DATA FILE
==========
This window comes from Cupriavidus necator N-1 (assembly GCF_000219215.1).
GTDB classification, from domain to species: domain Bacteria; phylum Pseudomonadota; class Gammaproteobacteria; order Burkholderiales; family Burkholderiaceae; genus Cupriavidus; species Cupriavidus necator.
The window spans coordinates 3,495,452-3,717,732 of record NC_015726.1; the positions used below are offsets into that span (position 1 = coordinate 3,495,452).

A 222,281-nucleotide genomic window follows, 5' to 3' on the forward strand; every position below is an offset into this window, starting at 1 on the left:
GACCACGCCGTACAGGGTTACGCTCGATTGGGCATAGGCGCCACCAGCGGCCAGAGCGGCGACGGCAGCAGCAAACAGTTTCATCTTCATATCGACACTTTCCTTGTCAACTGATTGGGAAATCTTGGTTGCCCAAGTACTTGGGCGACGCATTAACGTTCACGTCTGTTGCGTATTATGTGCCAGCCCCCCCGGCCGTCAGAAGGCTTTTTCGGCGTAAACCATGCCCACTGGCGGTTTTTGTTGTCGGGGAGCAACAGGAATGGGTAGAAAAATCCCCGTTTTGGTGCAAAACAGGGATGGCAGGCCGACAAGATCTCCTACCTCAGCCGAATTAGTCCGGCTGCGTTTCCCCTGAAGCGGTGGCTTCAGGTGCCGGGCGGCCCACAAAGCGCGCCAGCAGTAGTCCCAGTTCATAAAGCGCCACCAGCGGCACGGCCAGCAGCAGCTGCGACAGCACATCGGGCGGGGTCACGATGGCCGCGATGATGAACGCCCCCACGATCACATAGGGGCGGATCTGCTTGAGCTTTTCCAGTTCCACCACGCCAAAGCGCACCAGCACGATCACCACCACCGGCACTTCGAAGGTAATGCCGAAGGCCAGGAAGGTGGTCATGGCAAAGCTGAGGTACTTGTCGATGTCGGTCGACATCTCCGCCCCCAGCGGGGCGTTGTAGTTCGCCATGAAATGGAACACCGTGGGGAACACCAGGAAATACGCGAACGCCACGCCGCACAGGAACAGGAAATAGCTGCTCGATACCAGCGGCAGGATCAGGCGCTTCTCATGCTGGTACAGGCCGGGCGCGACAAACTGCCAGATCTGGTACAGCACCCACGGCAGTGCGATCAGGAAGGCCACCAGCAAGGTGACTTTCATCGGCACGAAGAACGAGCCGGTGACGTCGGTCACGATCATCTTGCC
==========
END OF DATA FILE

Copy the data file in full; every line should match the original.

This window comes from Cupriavidus necator N-1 (assembly GCF_000219215.1).
GTDB classification, from domain to species: domain Bacteria; phylum Pseudomonadota; class Gammaproteobacteria; order Burkholderiales; family Burkholderiaceae; genus Cupriavidus; species Cupriavidus necator.
The window spans coordinates 3,495,452-3,717,732 of record NC_015726.1; the positions used below are offsets into that span (position 1 = coordinate 3,495,452).

A 222,281-nucleotide genomic window follows, 5' to 3' on the forward strand; every position below is an offset into this window, starting at 1 on the left:
GACCACGCCGTACAGGGTTACGCTCGATTGGGCATAGGCGCCACCAGCGGCCAGAGCGGCGACGGCAGCAGCAAACAGTTTCATCTTCATATCGACACTTTCCTTGTCAACTGATTGGGAAATCTTGGTTGCCCAAGTACTTGGGCGACGCATTAACGTTCACGTCTGTTGCGTATTATGTGCCAGCCCCCCCGGCCGTCAGAAGGCTTTTTCGGCGTAAACCATGCCCACTGGCGGTTTTTGTTGTCGGGGAGCAACAGGAATGGGTAGAAAAATCCCCGTTTTGGTGCAAAACAGGGATGGCAGGCCGACAAGATCTCCTACCTCAGCCGAATTAGTCCGGCTGCGTTTCCCCTGAAGCGGTGGCTTCAGGTGCCGGGCGGCCCACAAAGCGCGCCAGCAGTAGTCCCAGTTCATAAAGCGCCACCAGCGGCACGGCCAGCAGCAGCTGCGACAGCACATCGGGCGGGGTCACGATGGCCGCGATGATGAACGCCCCCACGATCACATAGGGGCGGATCTGCTTGAGCTTTTCCAGTTCCACCACGCCAAAGCGCACCAGCACGATCACCACCACCGGCACTTCGAAGGTAATGCCGAAGGCCAGGAAGGTGGTCATGGCAAAGCTGAGGTACTTGTCGATGTCGGTCGACATCTCCGCCCCCAGCGGGGCGTTGTAGTTCGCCATGAAATGGAACACCGTGGGGAACACCAGGAAATACGCGAACGCCACGCCGCACAGGAACAGGAAATAGCTGCTCGATACCAGCGGCAGGATCAGGCGCTTCTCATGCTGGTACAGGCCGGGCGCGACAAACTGCCAGATCTGGTACAGCACCCACGGCAGTGCGATCAGGAAGGCCACCAGCAAGGTGACTTTCATCGGCACGAAGAACGAGCCGGTGACGTCGGTCACGATCATCTTGCC